Recording a city against a velvet blue backdrop
Four hundred years after Caravaggio’s death we are still fascinated by light and dark, the Italian term is Chiaroscuro, it was put to excellent use in Fritz Lang’s film Metropolis. Today, London at night is a photographers playground, especially if you love a deep stygian shadow sat next to an icon illuminated by artificial light. Or you love capturing textured concrete cast in shadow. It’s the perfect setting for night photography, capturing the dramatic effect of contrasting areas of light and dark that Caravaggio craved.
Matt Mcllroy takes beautiful photos of his home city, London at night and calls it both his hobby and his passion. Greyscape caught up with him recently.
Why night photography?
My ‘day-job’ is working in acoustics, I’m dealing with noise on a daily basis. I use night photography as a way to escape the everyday hustle and bustle and pressures and stresses of work in order to try and find that elusive work-life balance. It’s immensely pleasing to find a quiet spot, set up a camera and tripod and disappear into my own bubble. It is never boring.
The best way to really learn this type of photography is to experiment, it helps if you find a subject that you are really interested in capturing. Then there is ‘style’ to consider. There are so many, some photographers love black and white, some portraits, some landscapes and my love, which is long exposure night-time photography. This is a relatively new love that I found from experimentation, but I have really taken to it and enjoy seeing the results. After every shot, I review the image on camera, which helps me make changes. Each photo takes into account problems that might have occurred in the previous one, such as problems with lighting, positions, framings and focus so it is a constant learning curve. The evolving results are a real thrill and part of the artistic process.
The camera shutter is open for longer periods of time, allowing moving objects to blur or create light trails. It highlights the colours of static objects creating detailed and vibrant images. This style is usually undertaken in low light conditions, making the night-time a great time to experiment.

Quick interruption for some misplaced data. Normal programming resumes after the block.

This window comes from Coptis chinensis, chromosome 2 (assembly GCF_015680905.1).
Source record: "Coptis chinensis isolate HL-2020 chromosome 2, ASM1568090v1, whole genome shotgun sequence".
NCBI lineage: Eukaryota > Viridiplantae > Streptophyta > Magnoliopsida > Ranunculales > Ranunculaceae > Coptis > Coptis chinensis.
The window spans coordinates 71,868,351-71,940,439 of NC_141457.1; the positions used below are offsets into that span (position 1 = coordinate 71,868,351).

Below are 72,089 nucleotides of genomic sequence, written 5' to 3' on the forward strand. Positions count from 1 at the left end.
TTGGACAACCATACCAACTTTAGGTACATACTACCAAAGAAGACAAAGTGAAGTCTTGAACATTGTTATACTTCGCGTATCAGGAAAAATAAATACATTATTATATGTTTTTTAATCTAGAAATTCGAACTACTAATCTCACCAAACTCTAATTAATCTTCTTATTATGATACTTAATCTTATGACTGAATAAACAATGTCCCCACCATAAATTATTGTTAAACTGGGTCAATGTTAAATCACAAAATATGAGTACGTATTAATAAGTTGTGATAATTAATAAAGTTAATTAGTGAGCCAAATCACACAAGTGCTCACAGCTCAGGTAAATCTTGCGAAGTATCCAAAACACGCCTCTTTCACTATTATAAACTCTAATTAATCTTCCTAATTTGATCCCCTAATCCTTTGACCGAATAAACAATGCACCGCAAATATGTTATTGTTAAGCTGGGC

Do you work in any other styles?
Photography has been a passion for well over 10 years, so of course, there is a natural evolution in my style. I’ve dabbled with land and cityscapes, alternative modelling shoots as well as architecture, actually with a few other styles in between.
I use what many would call an antique these days, a Nikon D90, I got this new around 10 years ago and when you have something new and expensive you worry about protecting it. Now it is old and reduced in value I feel much more comfortable throwing it in a bag and heading out to take shots at day or night. It is a great all-rounder, but I will most likely upgrade to something a bit more flash as my photography grows.
I also use my iPhone 7plus which is a great little camera, especially when combined with the Adobe Lightroom phone app. This allows the camera to become much more dynamic and provides decent editing capabilities on such a great portable device.
Any London architectural favourites?
There’s never any shortage of impressive architecture, from the brutalist Barbican to new gleaming skyscrapers each bringing new and different challenges for a photographer from framing through to balancing detail and exposure. Each shot brings its own issues and spectacular opportunities.
What do you tap into for inspiration?
It can be something as simple as a favourite place. Inspiration comes in many forms. Aside from that, anywhere with iconic views, a landmark or something out of the ordinary will always appeal.
And your favourite?
Bankside looking across from the Tate Modern to St Paul’s Cathedral. The views are stunning, the River Thames in the foreground and the old Bankside power station towering behind, by day live music creates a vibrant feel, but by night its calm, peaceful and is a great place to capture images across the river with light trails from passing boats helping to enhance the image.
‘Light trails are always fun especially from busses, which is very recognisable and just screams London especially with a famous site or object, like the wonderful TFL roundels’.
Is there a quality that a night photographer needs?
Patience! Sunset and sunrise shots are really nice to shoot but require patience and can be very hit and miss depending on the conditions on the day or night. There have been many occasions where I’ve attempted sunset photos but have not been successful (so be prepared to return to get the final image you hoped for). However, once the sun has disappeared focus on the next job in hand, those really special long exposure shots which now take centre stage.
Can you share advice about what to do if the image isn’t coming together?
It’s a smart idea at the outset to be conscious that the shot is not always going to happen, to work out as you hoped or intended. If you get the sense that you have made too many attempts it is important not to waste too much time. I often position myself somewhere and try various shots, but lens flare can sometimes be tricky when there are lots of street lights or stray lights in close proximity. If they are all around that can be hard to block. Try to frame your shot and capture certain trails. If it’s not working just be analytical about it, move to another spot and start again.